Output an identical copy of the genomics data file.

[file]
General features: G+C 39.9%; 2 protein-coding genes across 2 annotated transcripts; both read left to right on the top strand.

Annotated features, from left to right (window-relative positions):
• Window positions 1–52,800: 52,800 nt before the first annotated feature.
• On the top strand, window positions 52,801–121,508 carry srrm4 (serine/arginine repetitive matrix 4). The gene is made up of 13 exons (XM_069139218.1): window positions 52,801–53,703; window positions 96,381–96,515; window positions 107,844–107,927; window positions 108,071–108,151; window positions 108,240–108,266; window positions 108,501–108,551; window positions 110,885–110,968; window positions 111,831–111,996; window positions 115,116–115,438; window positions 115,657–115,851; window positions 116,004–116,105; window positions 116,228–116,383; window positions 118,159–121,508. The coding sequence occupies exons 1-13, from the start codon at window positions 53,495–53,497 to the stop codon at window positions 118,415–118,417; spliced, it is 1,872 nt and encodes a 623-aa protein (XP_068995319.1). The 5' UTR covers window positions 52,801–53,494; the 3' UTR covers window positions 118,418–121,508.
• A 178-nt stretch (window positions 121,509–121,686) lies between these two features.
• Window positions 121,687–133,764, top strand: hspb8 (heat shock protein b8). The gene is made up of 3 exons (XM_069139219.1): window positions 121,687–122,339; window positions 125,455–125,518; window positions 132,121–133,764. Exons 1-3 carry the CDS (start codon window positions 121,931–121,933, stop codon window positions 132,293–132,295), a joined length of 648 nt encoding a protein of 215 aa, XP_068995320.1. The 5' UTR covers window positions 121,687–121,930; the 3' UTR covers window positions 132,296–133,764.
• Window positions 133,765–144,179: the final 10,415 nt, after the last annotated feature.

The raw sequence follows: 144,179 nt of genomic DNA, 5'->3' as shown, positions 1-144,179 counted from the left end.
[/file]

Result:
General features: G+C 39.9%; 2 protein-coding genes across 2 annotated transcripts; both read left to right on the top strand.

Annotated features, from left to right (window-relative positions):
• Window positions 1–52,800: 52,800 nt before the first annotated feature.
• On the top strand, window positions 52,801–121,508 carry srrm4 (serine/arginine repetitive matrix 4). The gene is made up of 13 exons (XM_069139218.1): window positions 52,801–53,703; window positions 96,381–96,515; window positions 107,844–107,927; window positions 108,071–108,151; window positions 108,240–108,266; window positions 108,501–108,551; window positions 110,885–110,968; window positions 111,831–111,996; window positions 115,116–115,438; window positions 115,657–115,851; window positions 116,004–116,105; window positions 116,228–116,383; window positions 118,159–121,508. The coding sequence occupies exons 1-13, from the start codon at window positions 53,495–53,497 to the stop codon at window positions 118,415–118,417; spliced, it is 1,872 nt and encodes a 623-aa protein (XP_068995319.1). The 5' UTR covers window positions 52,801–53,494; the 3' UTR covers window positions 118,418–121,508.
• A 178-nt stretch (window positions 121,509–121,686) lies between these two features.
• Window positions 121,687–133,764, top strand: hspb8 (heat shock protein b8). The gene is made up of 3 exons (XM_069139219.1): window positions 121,687–122,339; window positions 125,455–125,518; window positions 132,121–133,764. Exons 1-3 carry the CDS (start codon window positions 121,931–121,933, stop codon window positions 132,293–132,295), a joined length of 648 nt encoding a protein of 215 aa, XP_068995320.1. The 5' UTR covers window positions 121,687–121,930; the 3' UTR covers window positions 132,296–133,764.
• Window positions 133,765–144,179: the final 10,415 nt, after the last annotated feature.

The raw sequence follows: 144,179 nt of genomic DNA, 5'->3' as shown, positions 1-144,179 counted from the left end.